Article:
5 Stages of Grief Your Children Experience
During and After Your Divorce
Just like adults, children experience a wide range of emotions in response to the breakup of their family. The five stages of divorce grief mimic the common five stages of grief: denial, anger, bargaining, depression, and acceptance. When a child is facing the separation of their parents, they may experience any or all of these stages at different times, in different ways.
Every child reacts differently to their parents splitting up, and it’s important to remember that grief and healing are completely different for everyone. Although divorce grief stages appear in a specific order, it’s not probable that your child will move through the stages chronologically. It is more common than not to move through divorce grief stages simultaneously and sporadically.
As children experience their family shifting from their “normal way of functioning” to a newly fractured world they can’t quite wrap their mind around, they experience the shock and denial stage of divorce grief.
Your job as their parent is to emphasize that, while a number of things will change, some things will not. Reiterate that you love them and will always be there for them, and that even though parents can divorce each other, they don’t divorce their kids.
Children need time to work through their anger and guilt. It’s not easy witnessing the collapse of their family. Some children deal with anger by picking one parent over the other to be mad at. As hurtful as it may be, especially if you’re the chosen parent, this is normal. Let them know that you understand their anger and continue letting them know you love them. For most children, anger has a way of working itself out when parents are patient, empathetic, and loving.
Children have no control over their parents’ decision to go their separate ways, but one emotion that returns some of the control to them is guilt. If only they had behaved better, had earned higher grades in school, hadn’t talked back to Mom the other night – any number of things – then Mom and Dad would still be together, they think.
Children may try and find a way to get their family back together. They may fantasize about reconciliation and will promise to be good if their parents just get back together. They may even devise ways to get the parents together, such as being sick or getting into trouble at school. This is their way of working through the guilt of feeling that they were the reason for the divorce. Remind them that they didn’t break up the family. Help them understand that the divorce is permanent and there isn’t anything they can do to get the family back together again.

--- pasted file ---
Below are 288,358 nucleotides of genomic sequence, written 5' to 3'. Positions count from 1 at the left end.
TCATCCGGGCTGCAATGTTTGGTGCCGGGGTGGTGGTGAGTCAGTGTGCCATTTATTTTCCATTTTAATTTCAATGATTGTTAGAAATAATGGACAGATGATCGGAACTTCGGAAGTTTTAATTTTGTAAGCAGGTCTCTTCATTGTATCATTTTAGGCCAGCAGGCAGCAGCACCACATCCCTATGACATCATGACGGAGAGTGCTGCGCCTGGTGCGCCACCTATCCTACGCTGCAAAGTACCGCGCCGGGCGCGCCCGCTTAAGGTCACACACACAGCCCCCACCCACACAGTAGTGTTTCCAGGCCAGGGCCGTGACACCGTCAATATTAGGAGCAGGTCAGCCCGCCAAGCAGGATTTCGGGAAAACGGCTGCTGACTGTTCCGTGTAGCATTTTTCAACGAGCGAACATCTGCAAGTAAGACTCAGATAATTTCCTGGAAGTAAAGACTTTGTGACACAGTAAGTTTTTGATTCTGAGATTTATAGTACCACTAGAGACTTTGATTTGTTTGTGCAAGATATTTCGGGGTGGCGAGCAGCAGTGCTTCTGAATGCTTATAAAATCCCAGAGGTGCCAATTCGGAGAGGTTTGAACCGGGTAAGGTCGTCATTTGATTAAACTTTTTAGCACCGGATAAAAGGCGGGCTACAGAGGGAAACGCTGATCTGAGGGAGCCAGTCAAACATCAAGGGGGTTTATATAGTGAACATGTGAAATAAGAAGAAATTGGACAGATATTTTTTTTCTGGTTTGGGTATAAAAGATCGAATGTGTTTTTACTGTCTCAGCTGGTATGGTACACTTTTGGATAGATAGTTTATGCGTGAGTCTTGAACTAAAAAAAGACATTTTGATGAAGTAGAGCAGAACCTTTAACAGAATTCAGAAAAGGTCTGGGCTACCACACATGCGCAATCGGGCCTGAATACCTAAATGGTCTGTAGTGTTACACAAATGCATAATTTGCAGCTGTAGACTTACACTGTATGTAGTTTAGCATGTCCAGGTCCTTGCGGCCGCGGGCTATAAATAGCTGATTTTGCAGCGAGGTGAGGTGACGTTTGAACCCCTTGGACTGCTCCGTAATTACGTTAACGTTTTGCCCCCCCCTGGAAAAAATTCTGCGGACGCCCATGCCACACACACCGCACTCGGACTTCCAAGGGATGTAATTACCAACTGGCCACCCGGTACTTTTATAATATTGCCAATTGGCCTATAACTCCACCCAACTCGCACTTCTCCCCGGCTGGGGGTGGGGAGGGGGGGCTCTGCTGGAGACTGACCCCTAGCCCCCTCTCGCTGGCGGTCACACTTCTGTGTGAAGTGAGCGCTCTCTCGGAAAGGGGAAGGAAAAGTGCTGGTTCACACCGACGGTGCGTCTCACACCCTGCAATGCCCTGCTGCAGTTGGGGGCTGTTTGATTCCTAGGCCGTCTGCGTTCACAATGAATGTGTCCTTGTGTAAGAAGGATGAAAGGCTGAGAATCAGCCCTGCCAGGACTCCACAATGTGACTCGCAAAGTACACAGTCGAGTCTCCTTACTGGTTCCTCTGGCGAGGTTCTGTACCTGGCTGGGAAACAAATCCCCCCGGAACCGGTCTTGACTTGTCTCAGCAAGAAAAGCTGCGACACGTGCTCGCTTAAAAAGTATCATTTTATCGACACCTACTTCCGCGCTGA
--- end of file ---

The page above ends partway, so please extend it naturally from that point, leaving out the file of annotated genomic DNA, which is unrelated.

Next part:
As most would when they feel their world is falling apart, children may feel sad and withdraw from their family and friends. It’s almost impossible to capture in words the degree to which sadness and loneliness can consume them. A parent is irreplaceable in a child’s life, and it is normal for children to mourn for the way their lives used to be.
It’s difficult for children to understand that a divorce occurs between two adults, not between the adults and children they may have. And unfortunately, children may see the parents’ rejection of each other, as a rejection of them, as well.
ACCEPTANCE! The holy grail we all sought after in the grief healing process. This is where they get a sense of understanding of the new family dynamic. They realize that this is their new normal and their parents aren’t getting back together.
The best way to help children work through their feelings and grief is to give them permission to express themselves and talk about it on their terms. Permitting children the emotional space to work out their feelings and offering them a ready ear may be difficult at a time when you are having trouble handling your own emotions, but this is a time your kids need you now more than ever. Assure your children that you will always be there for them. Children are notoriously resilient, but with some extra loving guidance, they can overcome these stages of grief more quickly.